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David Huggins




Location: UK
Joined: 25 Jul 2007

Posts: 490

PostPosted: Thu 13 Dec, 2012 3:25 am    Post subject: Valsgarde 7 spatha I and scabbard.         Reply with quote

Well it was sometime in coming from the placing of the initial commission but this was to be expected as Patrick has a long waiting list but finally in the summer the completed sword and scabbard arrived. Patrick has placed some images of the sword on his site here.

http://www.templ.net/english/weapons-antiquit...152-spatha

I must admit I am very pleased with the completed sword and scabbard.

regards
Dave

and he who stands and sheds blood with us, shall be as a brother.
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Matthew Bunker




Location: Somerset UK
Joined: 02 Apr 2009

Posts: 483

PostPosted: Thu 13 Dec, 2012 6:52 am    Post subject:         Reply with quote

He missed a bit....

Wink

Amazing work. I hope you'll be very happy together.

"If a Greek can do it, two Englishman certainly can !"
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Carl W.




Location: usa
Joined: 07 Aug 2008

Posts: 158

PostPosted: Thu 13 Dec, 2012 7:27 am    Post subject:         Reply with quote

That's just ridiculous. Wow. Congratulations!!!
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Jean-Carle Hudon




Location: Montreal,Canada
Joined: 16 Nov 2005
Likes: 4 pages

Posts: 447

PostPosted: Thu 13 Dec, 2012 8:14 am    Post subject: stunning!         Reply with quote

Stunning piece (s) of work ! This really elevates the repro market to another level.
All for now, got to get out and buy a few more lottery tickets...

Bon coeur et bon bras
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Andy Ternay




Location: Dallas
Joined: 21 Feb 2009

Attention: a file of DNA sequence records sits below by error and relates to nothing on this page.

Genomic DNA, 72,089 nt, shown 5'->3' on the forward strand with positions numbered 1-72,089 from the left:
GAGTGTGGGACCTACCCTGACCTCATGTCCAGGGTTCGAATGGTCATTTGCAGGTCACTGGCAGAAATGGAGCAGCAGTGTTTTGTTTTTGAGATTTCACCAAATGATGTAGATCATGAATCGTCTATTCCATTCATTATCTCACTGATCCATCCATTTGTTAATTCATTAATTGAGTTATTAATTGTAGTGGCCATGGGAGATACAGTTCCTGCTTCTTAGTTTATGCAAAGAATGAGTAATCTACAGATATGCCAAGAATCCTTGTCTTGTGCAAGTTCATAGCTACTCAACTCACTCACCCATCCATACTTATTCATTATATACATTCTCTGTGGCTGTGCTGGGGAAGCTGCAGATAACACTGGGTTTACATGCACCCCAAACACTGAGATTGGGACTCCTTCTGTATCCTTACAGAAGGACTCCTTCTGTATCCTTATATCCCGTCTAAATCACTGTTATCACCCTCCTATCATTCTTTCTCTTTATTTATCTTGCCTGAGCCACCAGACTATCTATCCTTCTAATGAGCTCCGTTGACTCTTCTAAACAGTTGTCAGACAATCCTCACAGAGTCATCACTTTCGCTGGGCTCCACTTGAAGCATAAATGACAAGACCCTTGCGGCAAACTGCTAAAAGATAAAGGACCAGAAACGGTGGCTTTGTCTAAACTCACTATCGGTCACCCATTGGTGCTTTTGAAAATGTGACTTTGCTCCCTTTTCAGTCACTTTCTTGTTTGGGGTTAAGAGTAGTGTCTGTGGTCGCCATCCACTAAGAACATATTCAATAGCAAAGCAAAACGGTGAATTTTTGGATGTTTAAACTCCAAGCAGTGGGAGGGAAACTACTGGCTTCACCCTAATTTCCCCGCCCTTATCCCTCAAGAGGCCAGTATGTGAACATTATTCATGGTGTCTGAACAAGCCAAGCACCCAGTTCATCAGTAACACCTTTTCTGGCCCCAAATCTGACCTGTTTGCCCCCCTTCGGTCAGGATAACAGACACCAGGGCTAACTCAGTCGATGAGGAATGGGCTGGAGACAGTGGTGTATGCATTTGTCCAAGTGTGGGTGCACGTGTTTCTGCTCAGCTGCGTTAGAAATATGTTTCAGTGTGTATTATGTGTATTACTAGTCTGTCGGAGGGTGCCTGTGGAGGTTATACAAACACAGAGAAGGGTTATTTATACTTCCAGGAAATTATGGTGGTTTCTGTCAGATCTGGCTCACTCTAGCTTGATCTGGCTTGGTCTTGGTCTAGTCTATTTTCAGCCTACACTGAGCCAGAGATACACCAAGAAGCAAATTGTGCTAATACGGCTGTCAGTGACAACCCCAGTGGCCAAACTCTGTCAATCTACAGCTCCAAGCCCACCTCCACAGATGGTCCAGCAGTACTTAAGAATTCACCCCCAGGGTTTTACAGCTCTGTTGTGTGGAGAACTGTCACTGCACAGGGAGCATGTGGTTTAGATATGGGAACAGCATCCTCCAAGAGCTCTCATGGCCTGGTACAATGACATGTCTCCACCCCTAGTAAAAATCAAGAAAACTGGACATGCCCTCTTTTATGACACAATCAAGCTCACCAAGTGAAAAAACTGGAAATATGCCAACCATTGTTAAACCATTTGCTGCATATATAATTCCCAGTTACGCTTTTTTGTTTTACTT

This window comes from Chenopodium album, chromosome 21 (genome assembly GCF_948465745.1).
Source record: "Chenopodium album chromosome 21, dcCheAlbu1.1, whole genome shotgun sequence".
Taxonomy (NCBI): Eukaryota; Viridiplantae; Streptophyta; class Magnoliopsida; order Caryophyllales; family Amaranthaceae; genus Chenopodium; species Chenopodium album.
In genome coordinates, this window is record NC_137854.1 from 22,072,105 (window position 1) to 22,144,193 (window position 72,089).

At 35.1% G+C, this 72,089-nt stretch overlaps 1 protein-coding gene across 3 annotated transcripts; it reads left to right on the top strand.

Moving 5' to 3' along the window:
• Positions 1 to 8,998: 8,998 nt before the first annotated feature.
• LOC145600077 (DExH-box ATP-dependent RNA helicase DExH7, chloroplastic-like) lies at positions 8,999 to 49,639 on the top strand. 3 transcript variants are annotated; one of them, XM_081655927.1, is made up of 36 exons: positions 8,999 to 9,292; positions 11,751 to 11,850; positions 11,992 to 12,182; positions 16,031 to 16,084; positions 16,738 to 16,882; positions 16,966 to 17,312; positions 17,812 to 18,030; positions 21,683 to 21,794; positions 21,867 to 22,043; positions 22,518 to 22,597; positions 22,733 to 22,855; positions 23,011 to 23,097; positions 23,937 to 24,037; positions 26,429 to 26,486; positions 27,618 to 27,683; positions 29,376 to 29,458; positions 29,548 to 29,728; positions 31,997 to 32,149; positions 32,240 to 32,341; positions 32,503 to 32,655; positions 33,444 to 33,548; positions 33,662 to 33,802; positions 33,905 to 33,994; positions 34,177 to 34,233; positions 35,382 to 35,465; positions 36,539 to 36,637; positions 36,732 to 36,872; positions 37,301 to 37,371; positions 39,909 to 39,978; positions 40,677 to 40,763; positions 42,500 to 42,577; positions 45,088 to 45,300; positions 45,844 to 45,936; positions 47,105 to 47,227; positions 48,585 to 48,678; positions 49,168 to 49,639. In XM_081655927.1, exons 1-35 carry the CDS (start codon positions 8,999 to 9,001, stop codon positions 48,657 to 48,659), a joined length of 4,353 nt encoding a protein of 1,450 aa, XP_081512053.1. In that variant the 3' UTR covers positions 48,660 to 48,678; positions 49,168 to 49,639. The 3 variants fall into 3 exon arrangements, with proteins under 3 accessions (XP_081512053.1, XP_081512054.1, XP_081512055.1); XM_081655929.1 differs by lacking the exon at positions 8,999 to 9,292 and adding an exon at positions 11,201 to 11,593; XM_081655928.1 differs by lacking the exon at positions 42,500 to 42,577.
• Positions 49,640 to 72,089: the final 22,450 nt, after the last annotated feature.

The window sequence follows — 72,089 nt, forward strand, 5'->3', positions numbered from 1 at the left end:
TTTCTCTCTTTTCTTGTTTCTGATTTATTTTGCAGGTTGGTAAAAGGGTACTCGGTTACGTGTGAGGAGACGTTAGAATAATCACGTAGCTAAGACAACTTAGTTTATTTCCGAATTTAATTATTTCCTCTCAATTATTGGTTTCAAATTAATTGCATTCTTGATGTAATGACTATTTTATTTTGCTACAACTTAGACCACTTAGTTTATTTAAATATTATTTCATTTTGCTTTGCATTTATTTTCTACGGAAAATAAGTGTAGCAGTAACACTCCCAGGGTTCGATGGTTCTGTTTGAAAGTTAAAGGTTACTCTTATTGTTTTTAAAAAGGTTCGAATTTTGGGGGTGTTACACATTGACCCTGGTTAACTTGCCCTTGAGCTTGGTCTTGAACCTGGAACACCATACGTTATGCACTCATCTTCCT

Reading list: 10 books

Posts: 51

PostPosted: Thu 13 Dec, 2012 10:40 am    Post subject:         Reply with quote

Absolutely beautiful; both the sword and the scabbard! May I ask what kind of wood the grip is made from?

Last edited by Andy Ternay on Sat 15 Dec, 2012 5:45 pm; edited 1 time in total
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Robin Smith




Location: Louisiana
Joined: 23 Dec 2006
Likes: 4 pages
Reading list: 17 books

Posts: 746

PostPosted: Thu 13 Dec, 2012 11:53 am    Post subject:         Reply with quote

I am soooo incredibly jealous right now. Stunningly beautiful work!

I have a project in the works at the moment, but I think after that the next thing I will be interested in is a ring-sword. In the mean time though I will drool over this. Absolutely wonderful piece... Very cool!

A furore Normannorum libera nos, Domine
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John Wills




Location: Northamptonshire UK
Joined: 20 Jun 2012

Posts: 10

PostPosted: Fri 14 Dec, 2012 12:05 pm    Post subject:         Reply with quote

Excellent work, look forward to seeing it in the flesh sometime.
grim gušplega, ęr we gofol syllon!
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Johan Gemvik




Location: Stockholm, Sweden
Joined: 10 Nov 2009

Spotlight topics: 1
Posts: 793

PostPosted: Sun 16 Dec, 2012 7:43 am    Post subject:         Reply with quote

David, the sword is simply perfect!
Patrick is a master swordmaker and artist all in one. The lines, the proportions, he has such an amazing eye for detail.

I was leafing through his sword photos on his website to show my also historically inerested friends. It's so beautiful, it makesyou dream of having a sword like that. And now you do. One day I will too.

"The Dwarf sees farther than the Giant when he has the giant's shoulder to mount on" -Coleridge
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Stefan Hanson




Location: stockholm sweden
Joined: 10 Jan 2007
Likes: 1 page

Posts: 20

PostPosted: Sun 16 Dec, 2012 2:30 pm    Post subject:         Reply with quote

Dave, I almost cried when seeing this sword. Barta is a magician and you are a lucky bastard ;-) In fact when it comes to these swords and scabbards i cannot even choose which is the most beautiful...BOTH I guess !

btw with your vast archive... Which vendel period sword would you consider is the finest of them all ?

what a christmas gift

Stefan
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David Huggins




Location: UK
Joined: 25 Jul 2007

Posts: 490

PostPosted: Mon 17 Dec, 2012 12:21 am    Post subject: Valsgarde 7 spatha and scabbard         Reply with quote